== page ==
• skills and ability of artists, arts workers, collaborators, or participants involved, and relevance to activity
  • realistic and achievable planning and resource use, including, where relevant, contingency plans, and COVID-safe plans for activities involving public presentations, national or international travel, health and safety plans, and evidence that you have considered the well-being of people involved in the project
  • the timetable of activity
  • evidence of appropriate consultation with participants, audiences or communities
  • appropriate payments to participating artists, arts workers, collaborators, participants, or cultural consultants
  • where relevant, evidence that the Protocols for using First Nations Cultural and Intellectual Property in the Arts have been adhered to
  • where relevant, evidence that you have considered and addressed any access issues associated with your project
  • where relevant, evidence of an environmental impact plan which may include cost-benefits.

Impact of the Fellowship

Industry advisors will assess the impact that the Fellowship will have on you and the sector.

They may consider:

  • how the proposed activity strengthens your practice
  • the impact the proposed activity will have on your career
  • how the proposed activity will be documented, presented or shared with the sector
  • how the proposed activity builds or develops national or international collaborations
  • how the proposed activity contributes to diverse practice in your field.

The types of questions we ask in the application form include:

  • a title for your Fellowship
  • a summary of your Fellowship
  • a brief bio
  • an outline of three key achievements or career highlights
  • an outline of your Fellowship and what you want to do
  • a timetable of activity for your Fellowship
  • an outline of how the Fellowship activity will impact your career and have broader impact
  • supporting material as relevant to your project, including examples of your work, bios of additional artists, and letters of support or permission from participants, communities, First Nations organisations, or Elders.

You should submit support material with your application. The advisors may review this support material to help them gain a better sense of your project.

We do not normally accept application-related support material submitted via post. Application-related material received by post will not be assessed and will be returned to the sender.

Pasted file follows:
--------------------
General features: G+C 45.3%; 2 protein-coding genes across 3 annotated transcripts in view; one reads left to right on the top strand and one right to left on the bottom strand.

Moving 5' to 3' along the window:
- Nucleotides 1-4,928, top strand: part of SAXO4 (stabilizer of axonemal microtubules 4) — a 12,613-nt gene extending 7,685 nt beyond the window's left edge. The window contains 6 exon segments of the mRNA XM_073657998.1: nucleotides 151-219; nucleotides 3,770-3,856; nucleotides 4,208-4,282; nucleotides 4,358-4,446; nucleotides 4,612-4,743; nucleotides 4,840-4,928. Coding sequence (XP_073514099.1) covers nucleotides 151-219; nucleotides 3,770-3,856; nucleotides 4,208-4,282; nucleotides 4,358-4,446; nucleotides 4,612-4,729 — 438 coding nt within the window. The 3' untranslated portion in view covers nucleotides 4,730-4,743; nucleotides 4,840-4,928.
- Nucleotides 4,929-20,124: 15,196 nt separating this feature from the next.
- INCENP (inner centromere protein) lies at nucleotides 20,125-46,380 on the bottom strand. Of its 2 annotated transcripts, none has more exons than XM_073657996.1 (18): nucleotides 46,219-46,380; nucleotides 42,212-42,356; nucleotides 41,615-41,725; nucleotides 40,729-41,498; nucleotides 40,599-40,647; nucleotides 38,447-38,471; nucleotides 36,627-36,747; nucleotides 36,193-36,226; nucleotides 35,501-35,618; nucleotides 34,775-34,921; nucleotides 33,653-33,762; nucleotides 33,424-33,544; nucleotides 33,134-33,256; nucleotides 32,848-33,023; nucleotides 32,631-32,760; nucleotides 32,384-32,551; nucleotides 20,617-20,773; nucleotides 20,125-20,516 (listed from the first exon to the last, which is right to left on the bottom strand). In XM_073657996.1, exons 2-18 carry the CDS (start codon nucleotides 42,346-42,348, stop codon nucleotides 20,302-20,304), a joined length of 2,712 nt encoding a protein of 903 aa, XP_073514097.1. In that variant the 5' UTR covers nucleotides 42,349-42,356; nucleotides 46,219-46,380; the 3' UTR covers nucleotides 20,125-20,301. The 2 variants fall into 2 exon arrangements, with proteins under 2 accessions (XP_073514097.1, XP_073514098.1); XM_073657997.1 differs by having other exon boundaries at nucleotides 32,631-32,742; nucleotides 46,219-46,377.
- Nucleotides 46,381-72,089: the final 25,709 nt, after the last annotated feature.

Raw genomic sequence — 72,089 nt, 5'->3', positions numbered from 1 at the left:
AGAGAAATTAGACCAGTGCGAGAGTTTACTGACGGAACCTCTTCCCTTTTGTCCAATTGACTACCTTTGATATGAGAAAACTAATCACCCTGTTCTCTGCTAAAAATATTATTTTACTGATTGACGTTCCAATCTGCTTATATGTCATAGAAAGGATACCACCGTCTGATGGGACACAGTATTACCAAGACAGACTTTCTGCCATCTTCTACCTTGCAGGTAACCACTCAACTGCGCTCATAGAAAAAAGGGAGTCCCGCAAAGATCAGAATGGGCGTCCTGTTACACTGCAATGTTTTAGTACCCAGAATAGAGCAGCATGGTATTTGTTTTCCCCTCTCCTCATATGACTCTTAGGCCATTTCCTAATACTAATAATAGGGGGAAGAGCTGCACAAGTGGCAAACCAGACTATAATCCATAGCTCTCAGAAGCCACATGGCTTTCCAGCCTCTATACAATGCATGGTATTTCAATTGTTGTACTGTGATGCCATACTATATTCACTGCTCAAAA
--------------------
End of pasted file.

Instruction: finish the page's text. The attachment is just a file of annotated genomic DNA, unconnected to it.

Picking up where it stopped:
However, if you think you will have difficulty submitting your support material online, or need advice on what type of material to submit, please contact Artists Services for advice well before the closing date.

There are three types of support material you may submit:

1.  Artistic support material

This should include relevant, recent examples of your artistic or cultural work.

Types of support material we accept

Our preferred method of receiving support material is via URLs (weblinks).

You can provide up to three URLs (weblinks) that link to content that is relevant to your proposal. This may include video, audio, images, or written material.

These URLs can include a total of:

  • 10 minutes of video and/or audio recording
  • 10 images
  • 10 pages of written material (for example, excerpts of literary writing).

Please note: advisors will not access any URLs that require them to log in or sign up to a platform. Please do not provide links to Spotify or other applications that require users to log in or pay for access.

If you are linking to media files that are private or password protected like Vimeo, please provide the password in the password field on the application form.

Other accepted file formats

If you cannot supply support material via URLs, you may upload support material to your application in the following formats:

  • video (MP4 and Windows Media)
  • audio (MP3 and Windows Media)
  • images (JPEG and PowerPoint)
  • written material (Word and PDF).

2.  Biographies and CVs

You can include a brief bio or curriculum vitae (CV) for key artists, personnel or other collaborators involved in your project.

Brief bios or CV information should be presented as a single document no longer than two A4 pages in total.

3.  Letters of support

Individuals, groups or organisations can write letters in support of your project. A support letter should explain how the project or activity will benefit you, other artists or arts professionals, participants or the broader community. It can also outline the support or involvement of key project partners, or evidence of consultation.

If relevant to your activity, letters of support must provide evidence of appropriate permissions and support from First Nations organisations, communities, and Elders. Please refer to the First Nations Protocols for more information.

You can include up to five letters of support, with each letter not exceeding one A4 page.

Zanny Begg is a video installation artist who works across drawing and film to explore questions of feminism, migration, and ecological and intergenerational responsibility. Key works include The Beehive (ACMI/Artbank Commission), The City of Ladies (MCA Commission), Prisoners (Deakin Public Art Commission) and Stories of Kannagi (STARTTS, NSW Service for the Treatment and Rehabilitation of Torture and Trauma Survivors, Commission). 

This fellowship will support Zanny to take on several significant new video art commissions, participate in touring work to international venues, and take time to experiment in a new direction for her practice. This proposal includes projects in Orange, Sydney, Wagga Wagga, Berlin, and Hamburg among other locations, and is grouped around the theme of finding places of refuge in times of uncertainty. Each aspect of this fellowship will contribute to Australian culture through the making and sharing of new works and through the development and sustenance of creative practice.